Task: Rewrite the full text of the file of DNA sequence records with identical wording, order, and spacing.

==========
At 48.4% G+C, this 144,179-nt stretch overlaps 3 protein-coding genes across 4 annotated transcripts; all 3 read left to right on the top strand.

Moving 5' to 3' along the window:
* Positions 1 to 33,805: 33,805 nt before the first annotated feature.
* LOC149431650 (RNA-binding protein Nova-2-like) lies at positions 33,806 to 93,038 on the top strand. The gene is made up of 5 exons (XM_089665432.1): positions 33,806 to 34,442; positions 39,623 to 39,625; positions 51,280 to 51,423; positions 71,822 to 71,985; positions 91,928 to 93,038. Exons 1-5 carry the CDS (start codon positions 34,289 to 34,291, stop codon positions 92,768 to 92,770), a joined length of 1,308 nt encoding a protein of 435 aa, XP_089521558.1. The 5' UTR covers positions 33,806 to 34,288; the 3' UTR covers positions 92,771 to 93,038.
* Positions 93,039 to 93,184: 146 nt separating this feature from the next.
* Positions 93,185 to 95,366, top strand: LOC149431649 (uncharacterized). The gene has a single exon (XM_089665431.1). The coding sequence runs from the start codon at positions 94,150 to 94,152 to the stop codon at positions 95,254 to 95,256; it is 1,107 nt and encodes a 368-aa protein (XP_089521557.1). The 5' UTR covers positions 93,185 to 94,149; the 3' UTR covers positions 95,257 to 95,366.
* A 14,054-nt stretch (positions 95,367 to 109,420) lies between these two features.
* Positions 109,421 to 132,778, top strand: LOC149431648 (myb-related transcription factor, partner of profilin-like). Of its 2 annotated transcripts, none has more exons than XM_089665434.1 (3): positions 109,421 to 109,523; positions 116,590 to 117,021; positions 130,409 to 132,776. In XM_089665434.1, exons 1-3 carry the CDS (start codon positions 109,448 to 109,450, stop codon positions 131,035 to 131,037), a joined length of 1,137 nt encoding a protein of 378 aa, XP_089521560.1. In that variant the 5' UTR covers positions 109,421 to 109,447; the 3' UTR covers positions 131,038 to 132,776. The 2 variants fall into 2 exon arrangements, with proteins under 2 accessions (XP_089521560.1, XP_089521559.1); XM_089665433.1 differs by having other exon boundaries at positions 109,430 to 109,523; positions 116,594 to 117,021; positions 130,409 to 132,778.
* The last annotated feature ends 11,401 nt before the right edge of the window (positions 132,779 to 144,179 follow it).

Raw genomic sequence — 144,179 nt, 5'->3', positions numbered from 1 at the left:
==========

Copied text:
At 48.4% G+C, this 144,179-nt stretch overlaps 3 protein-coding genes across 4 annotated transcripts; all 3 read left to right on the top strand.

Moving 5' to 3' along the window:
* Positions 1 to 33,805: 33,805 nt before the first annotated feature.
* LOC149431650 (RNA-binding protein Nova-2-like) lies at positions 33,806 to 93,038 on the top strand. The gene is made up of 5 exons (XM_089665432.1): positions 33,806 to 34,442; positions 39,623 to 39,625; positions 51,280 to 51,423; positions 71,822 to 71,985; positions 91,928 to 93,038. Exons 1-5 carry the CDS (start codon positions 34,289 to 34,291, stop codon positions 92,768 to 92,770), a joined length of 1,308 nt encoding a protein of 435 aa, XP_089521558.1. The 5' UTR covers positions 33,806 to 34,288; the 3' UTR covers positions 92,771 to 93,038.
* Positions 93,039 to 93,184: 146 nt separating this feature from the next.
* Positions 93,185 to 95,366, top strand: LOC149431649 (uncharacterized). The gene has a single exon (XM_089665431.1). The coding sequence runs from the start codon at positions 94,150 to 94,152 to the stop codon at positions 95,254 to 95,256; it is 1,107 nt and encodes a 368-aa protein (XP_089521557.1). The 5' UTR covers positions 93,185 to 94,149; the 3' UTR covers positions 95,257 to 95,366.
* A 14,054-nt stretch (positions 95,367 to 109,420) lies between these two features.
* Positions 109,421 to 132,778, top strand: LOC149431648 (myb-related transcription factor, partner of profilin-like). Of its 2 annotated transcripts, none has more exons than XM_089665434.1 (3): positions 109,421 to 109,523; positions 116,590 to 117,021; positions 130,409 to 132,776. In XM_089665434.1, exons 1-3 carry the CDS (start codon positions 109,448 to 109,450, stop codon positions 131,035 to 131,037), a joined length of 1,137 nt encoding a protein of 378 aa, XP_089521560.1. In that variant the 5' UTR covers positions 109,421 to 109,447; the 3' UTR covers positions 131,038 to 132,776. The 2 variants fall into 2 exon arrangements, with proteins under 2 accessions (XP_089521560.1, XP_089521559.1); XM_089665433.1 differs by having other exon boundaries at positions 109,430 to 109,523; positions 116,594 to 117,021; positions 130,409 to 132,778.
* The last annotated feature ends 11,401 nt before the right edge of the window (positions 132,779 to 144,179 follow it).

Raw genomic sequence — 144,179 nt, 5'->3', positions numbered from 1 at the left: